Houston Mental Health Malpractice Attorney

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    Mental health, like physical health, requires physicians and healthcare providers who do their best to keep their patients’ best interests in mind and help them to the best of their abilities.  If your psychologist or psychiatrist fails to provide you with the same kind of care that a reasonable therapist or psychologist should have used, you may be entitled to take them to court for the harms their negligent care caused you.

    The Houston mental health malpractice attorneys at The Queenan Law Firm may be able to help with your case.  Call our attorneys today to discuss scheduling a free legal consultation where you can learn more about how the process works when suing a doctor or psychologist for malpractice and get information about what your potential case might be worth.  For your free legal consultation, call us today at (817) 476-1797.

    Mental Health Lawsuits for Negligent Care

    When you go to a doctor, that doctor has a legal duty to give you healthcare that meets minimum standards of what a reasonable physician should do.  The same is true for a mental health clinician.  People commonly see psychologists or therapists to help them with problems including mental health diagnoses, emotional distress, and general stress and anxiety.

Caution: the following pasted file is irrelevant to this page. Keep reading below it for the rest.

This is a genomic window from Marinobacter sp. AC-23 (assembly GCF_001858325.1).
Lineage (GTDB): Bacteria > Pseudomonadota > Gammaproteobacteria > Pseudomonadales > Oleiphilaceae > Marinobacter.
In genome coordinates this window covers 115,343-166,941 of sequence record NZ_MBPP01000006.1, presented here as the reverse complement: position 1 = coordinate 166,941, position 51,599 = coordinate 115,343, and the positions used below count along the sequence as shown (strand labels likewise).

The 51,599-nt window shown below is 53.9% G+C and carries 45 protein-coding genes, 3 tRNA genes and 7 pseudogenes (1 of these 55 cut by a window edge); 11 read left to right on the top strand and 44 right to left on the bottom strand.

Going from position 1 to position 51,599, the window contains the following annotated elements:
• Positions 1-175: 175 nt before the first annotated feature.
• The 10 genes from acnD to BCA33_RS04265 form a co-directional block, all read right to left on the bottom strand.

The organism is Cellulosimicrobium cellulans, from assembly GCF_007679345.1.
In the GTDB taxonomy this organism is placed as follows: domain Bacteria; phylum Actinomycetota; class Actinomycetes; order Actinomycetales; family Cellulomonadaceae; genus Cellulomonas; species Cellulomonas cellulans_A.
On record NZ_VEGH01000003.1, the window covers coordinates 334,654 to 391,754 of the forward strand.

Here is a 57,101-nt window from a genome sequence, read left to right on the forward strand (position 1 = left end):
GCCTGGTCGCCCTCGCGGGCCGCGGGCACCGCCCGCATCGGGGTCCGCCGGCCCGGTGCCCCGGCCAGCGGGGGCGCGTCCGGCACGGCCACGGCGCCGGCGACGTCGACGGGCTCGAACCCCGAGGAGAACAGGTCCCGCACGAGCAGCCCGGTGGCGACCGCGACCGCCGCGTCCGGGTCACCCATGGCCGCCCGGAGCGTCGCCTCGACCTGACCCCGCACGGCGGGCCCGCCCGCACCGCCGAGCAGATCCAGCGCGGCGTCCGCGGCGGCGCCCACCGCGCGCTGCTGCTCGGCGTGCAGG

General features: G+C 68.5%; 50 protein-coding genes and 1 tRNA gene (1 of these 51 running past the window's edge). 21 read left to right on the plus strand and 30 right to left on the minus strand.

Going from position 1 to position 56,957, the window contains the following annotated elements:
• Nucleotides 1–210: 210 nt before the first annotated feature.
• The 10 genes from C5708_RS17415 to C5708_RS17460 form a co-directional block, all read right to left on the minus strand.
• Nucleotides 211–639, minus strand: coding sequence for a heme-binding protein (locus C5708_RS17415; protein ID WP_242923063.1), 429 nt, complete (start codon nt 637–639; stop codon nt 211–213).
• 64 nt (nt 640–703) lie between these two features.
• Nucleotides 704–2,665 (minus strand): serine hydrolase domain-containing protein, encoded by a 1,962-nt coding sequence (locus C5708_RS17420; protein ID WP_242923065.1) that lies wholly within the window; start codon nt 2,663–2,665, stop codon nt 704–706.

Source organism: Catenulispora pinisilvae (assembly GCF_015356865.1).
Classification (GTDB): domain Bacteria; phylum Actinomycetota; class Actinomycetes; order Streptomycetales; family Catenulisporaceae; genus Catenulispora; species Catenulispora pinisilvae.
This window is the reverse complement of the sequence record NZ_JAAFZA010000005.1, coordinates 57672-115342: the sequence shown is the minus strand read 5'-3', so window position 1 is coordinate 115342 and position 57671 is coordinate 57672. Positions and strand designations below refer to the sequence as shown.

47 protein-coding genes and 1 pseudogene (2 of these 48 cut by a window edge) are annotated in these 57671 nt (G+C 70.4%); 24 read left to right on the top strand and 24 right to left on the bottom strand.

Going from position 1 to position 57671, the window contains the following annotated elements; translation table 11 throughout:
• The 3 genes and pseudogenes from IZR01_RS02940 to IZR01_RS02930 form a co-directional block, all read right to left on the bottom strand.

Alternatively, patients may work with a psychiatrist – a medical doctor specializing in mental health – to prescribe them medication to treat disorders.  These clinicians and psych doctors owe their patients a similar duty to give them quality care.  When they fail to do so, the patients can usually sue them for malpractice.

    Mental health malpractice can occur in many different ways.  The specifics of your case may not fit cleanly into any one of these categories, but mental health malpractice commonly occurs in one of the following areas:

    Medication Errors and Negligent Prescriptions

    If your psychiatrist gives you drugs that they should have known would have dangerous side effects or trigger an allergic reaction or bad drug interaction, they may be responsible for the medication errors.

    Involuntary Commitment Malpractice

    If your psych care provider commits you to a mental health institution or an inpatient facility when such drastic measures are inappropriate or unreasonable, they could be held responsible for the additional stress, confinement, and medication interactions you should never have had to suffer.

    Misdiagnosis or Failure to Diagnose

    Many psych patients seek a diagnosis, and putting a name to your symptoms can be an important part of treating your condition.  However, psych health care providers who improperly diagnose patients may end up giving them expensive treatment that fails to help or makes their condition worse, causing the patient to suffer.


    A psychologist, psychiatrist, or therapist who takes advantage of patients can be held accountable for the harm they cause.  Physical or sexual assault against patients and clients is uncalled for and would be considered negligent treatment.